"Jahangir and his Father, Akbar", Folio from the Shah Jahan Album
Painting by Balachand (active 1595–ca. 1650)
Mir 'Ali Haravi (d. ca. 1550)
verso: ca. 1630; recto: ca.1540–50
Attributed to India
Ink, opaque watercolor, and gold on paper
H. 15 3/8 in. (39 cm)
W. 10 3/8 in. (26.3 cm)
Purchase, Rogers Fund and The Kevorkian Foundation Gift, 1955
Not on view
220.127.116.11 verso–Jahangir and his Father, Akbar.
Born in 1542, Jalaluddin Akbar succeeded his father, Humayun, as the third Mughal emperor in 1556. During his long reign (1556–1605), and especially during his minority under the regency of Bayram Khan (1556–61), the Mughal empire took the shape it was to retain through the end of the seventeenth century.
In his memoirs Jahangir writes of his father with the warmest filial affection even though he, like his own son Shahjahan, rebelled against his father while a prince. Of the emperor's appearance and manner he says: "My father very often conversed with learned men of every sect and religion, especially with the pundits and wise men of India. Even though he was illiterate, because he had associated so much with learned men in discourses, it was impossible to discover from his manner that he was illiterate, and he understood the minutiae of poetry and prose better than can possibly be imagined."
"In stature he was of medium tall build, was wheaten of complexion, and had black eyes and eyebrows. In his countenance refinement preponderated over beauty; and he had the body of a lion, broad in the chest and long of arm. On his left nostril he had an extremely attractive fleshy mole the size of half a pea, and those with expertise in physiognomy held that this mole indicated great prosperity and good fortune. His august voice was loud, and he had an especially nice way of speaking. In his manner and bearing he was not like the people of this world, for in him a divine aura was evident."
Of Akbar's tolerance of religion, a practice followed in large measure by Jahangir, he writes: "There was room in the expanse of my exalted father's peerless realm for practitioners of various sects–unlike other nations in the world, for in Iran there is room for only Shiites and in Turkey, Transoxiana, and Hindustan for only Sunnis. Just as within the vast circle of divine mercy are encompassed all sects and creeds, inasmuch as the Shadow [of God, the king] must be like the [Divine] Essence, in his well-protected realm, the borders of which extend to the great salty ocean, there was room for practitioners of various sects and beliefs, both true and imperfect, and strife and altercation were not allowed. Sunni and Shiite both worshipped in one mosque, and European and Jew in one church. Universal harmony was his rule, and he conversed with the good and pious of every sect, creed, and religion and attended all according to their condition and understanding.''
Wheeler M. Thackston in [Welch et al. 1987]
Bathed in heavenly light, Akbar (right) stands before his son Jahangir in this double portrait by Balchand. If Jahangir gestures imploringly, and Akbar responds by leaning toward his successor, they do so with good reason. As was so often the case in the Mughal imperial house, father and son were rarely in harmony. Toward the end of Akbar's reign, Jahangir proclaimed himself emperor at Allahabad, where he set up his own court; had not his brothers Murad and Danyal predeceased his father, Jahangir might not have come to the throne. The inscription in the lower margin, written by the picture's patron, Shahjahan, introduces another presence, creating a triad of emperors.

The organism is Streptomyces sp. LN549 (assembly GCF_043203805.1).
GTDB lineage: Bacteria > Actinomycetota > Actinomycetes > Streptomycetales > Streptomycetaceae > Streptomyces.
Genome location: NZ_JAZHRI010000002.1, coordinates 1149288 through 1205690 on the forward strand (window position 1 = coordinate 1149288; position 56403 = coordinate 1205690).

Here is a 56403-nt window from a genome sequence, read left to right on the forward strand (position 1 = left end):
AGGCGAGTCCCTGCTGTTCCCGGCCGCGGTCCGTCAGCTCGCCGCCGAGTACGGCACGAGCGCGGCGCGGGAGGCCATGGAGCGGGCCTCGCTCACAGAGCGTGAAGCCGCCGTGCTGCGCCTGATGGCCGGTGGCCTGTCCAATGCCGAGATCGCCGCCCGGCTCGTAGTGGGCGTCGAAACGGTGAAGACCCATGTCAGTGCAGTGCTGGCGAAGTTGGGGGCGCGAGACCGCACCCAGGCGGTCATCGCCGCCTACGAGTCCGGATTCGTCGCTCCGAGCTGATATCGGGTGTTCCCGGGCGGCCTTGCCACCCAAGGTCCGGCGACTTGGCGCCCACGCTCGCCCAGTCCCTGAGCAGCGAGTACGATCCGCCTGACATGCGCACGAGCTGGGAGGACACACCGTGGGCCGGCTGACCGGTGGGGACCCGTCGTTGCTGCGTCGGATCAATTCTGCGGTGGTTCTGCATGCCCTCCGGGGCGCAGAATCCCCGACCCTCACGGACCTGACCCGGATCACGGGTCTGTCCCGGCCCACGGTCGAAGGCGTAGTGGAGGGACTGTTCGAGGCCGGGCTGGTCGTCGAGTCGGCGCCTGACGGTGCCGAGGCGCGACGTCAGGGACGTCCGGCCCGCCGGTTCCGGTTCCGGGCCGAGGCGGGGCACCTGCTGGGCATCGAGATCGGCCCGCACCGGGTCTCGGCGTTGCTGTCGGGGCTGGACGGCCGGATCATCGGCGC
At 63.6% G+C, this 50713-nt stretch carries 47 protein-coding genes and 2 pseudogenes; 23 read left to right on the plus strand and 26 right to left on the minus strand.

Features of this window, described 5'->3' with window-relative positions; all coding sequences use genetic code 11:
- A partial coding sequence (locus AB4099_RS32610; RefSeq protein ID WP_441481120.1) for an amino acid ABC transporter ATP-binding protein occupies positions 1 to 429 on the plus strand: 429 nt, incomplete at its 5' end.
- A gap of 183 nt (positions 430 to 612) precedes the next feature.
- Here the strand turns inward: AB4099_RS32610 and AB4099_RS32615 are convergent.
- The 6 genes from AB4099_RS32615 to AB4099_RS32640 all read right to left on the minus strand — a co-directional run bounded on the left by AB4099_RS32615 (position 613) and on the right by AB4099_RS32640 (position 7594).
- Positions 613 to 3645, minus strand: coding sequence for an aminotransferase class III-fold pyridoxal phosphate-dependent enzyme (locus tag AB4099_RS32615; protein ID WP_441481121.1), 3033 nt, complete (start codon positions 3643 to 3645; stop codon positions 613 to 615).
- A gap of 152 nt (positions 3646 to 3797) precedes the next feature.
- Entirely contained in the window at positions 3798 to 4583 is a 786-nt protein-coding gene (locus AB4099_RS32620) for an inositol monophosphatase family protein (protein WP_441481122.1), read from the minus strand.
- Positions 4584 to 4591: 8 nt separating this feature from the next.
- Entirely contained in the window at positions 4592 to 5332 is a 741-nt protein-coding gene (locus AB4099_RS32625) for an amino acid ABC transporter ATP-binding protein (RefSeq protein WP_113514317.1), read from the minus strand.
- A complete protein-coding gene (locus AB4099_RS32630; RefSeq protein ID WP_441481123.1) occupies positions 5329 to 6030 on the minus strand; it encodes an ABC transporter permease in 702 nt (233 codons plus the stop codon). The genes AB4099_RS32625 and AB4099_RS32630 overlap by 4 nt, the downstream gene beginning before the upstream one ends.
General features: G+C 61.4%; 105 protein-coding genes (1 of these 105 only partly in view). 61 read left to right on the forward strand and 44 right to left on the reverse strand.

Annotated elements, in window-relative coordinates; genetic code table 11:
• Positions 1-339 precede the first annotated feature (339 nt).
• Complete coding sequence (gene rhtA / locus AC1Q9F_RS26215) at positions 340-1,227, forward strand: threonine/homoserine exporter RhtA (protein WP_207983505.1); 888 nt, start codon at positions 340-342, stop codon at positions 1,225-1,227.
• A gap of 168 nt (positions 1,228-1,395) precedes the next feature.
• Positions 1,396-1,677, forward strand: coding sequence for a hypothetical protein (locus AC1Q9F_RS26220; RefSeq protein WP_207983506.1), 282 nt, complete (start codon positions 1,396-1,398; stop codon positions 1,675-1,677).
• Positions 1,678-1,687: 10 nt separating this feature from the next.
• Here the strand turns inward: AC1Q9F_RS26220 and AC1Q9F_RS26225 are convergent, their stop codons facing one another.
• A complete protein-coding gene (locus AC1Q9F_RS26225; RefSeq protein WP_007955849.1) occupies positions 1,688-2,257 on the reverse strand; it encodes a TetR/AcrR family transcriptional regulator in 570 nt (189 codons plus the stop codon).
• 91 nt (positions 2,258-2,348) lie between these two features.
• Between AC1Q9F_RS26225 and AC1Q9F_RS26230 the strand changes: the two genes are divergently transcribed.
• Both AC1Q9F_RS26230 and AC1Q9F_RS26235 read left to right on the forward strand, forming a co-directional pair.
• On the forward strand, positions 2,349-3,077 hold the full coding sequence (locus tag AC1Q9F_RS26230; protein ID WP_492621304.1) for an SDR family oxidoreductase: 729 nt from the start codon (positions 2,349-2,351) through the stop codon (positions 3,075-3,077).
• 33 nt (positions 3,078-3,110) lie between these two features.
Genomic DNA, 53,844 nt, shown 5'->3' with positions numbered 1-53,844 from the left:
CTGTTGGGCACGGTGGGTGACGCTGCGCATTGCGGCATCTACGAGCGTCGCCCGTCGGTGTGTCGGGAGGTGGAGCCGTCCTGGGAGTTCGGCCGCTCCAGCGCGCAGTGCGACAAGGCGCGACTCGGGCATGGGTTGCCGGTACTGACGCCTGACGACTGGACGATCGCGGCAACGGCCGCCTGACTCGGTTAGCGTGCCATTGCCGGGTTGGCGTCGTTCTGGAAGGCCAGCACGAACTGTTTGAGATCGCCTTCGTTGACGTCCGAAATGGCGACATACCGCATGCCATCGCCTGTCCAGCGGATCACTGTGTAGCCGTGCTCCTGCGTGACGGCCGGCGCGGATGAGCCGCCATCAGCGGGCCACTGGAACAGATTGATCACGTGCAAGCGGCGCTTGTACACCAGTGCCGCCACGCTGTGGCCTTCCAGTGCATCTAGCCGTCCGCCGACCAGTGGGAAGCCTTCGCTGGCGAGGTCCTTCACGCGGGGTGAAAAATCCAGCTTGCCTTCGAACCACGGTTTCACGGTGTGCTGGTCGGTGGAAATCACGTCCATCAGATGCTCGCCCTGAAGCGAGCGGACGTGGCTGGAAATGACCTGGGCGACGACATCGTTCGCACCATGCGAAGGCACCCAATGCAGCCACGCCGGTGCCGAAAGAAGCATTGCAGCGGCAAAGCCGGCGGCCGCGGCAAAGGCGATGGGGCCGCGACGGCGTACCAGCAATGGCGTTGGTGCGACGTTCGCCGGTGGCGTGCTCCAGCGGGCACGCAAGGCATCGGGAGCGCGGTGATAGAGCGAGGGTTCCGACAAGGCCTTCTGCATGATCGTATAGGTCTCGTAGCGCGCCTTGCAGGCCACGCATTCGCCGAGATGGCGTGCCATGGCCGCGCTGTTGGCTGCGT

Balchand, a Hindu artist who may have converted to Islam in later life, specialized in imperial subjects, which he painted with humble devotion and tenderness. Although he was allowed within the royal enclosure, even into scenes of imperial intimacy, he sketched from a suitable distance. Akbar's concerned sweetness of expression typifies the gentleness of Balchand's rewardingly restrained but penetrating characterizations, which were executed in immaculately brushed and burnished, crisply edged areas of highly personal color, such as the chocolate brown, faded green, subdued red, black, and violet of Akbar's costume and glove. A painstaking worker with a penchant for arabesques, Balchand lavished these designs on carpets, jewelry, daggers, sashes, gloves, and minute ties of coats.
The mood of Balchand's pictures is solemn and stately. Even as a very young man–as can be seen in his work for the Chester Beatty Akbarnama–he portrayed people and animals in arrested motion, as though crystallized. However actively they run or dig, Balchand has consciously posed them as in nineteenth-century photographic tableaux vivants. But he was also a trenchantly analytic observer, as is apparent from his three miniatures for the Windsor Padshahnama. Jahangir Receiving Shahjahan Prior to His Departure to Attack Mewar (fol. 43v; Appendix, fig. 16) recalls Mir Sayyid 'Ali's record of the Safavid court (Appendix, fig. 15) in its documentation not only of people but also of carpets, weapons, textiles, glassware, and imperial standards. So knowingly detailed are such objects as the jeweled wand terminating in a carved bird (held over Jahangir by a eunuch) that the artist himself is likely to have designed them. Like his Shahjahan Attended by His Four Sons (fol. 72v; Appendix, fig. 17), in which Balchand portrayed himself (arms upraised at left center), this picture reveals the Mughal court with a heightened, almost visionary clarity. Balchand's profound–even worshipful–respect for the Mughal family and his closeness to it are also apparent in his third painting for Shahjahan's history, Shahjahan Attacks a Lion That Had Thrown Down Anup Singh (fol. 134r; Appendix, fig. 18). Based upon Abu'l-Hasan's more immediate depiction, it exemplifies the detailed reconstruction of historical incidents admired at the Mughal court.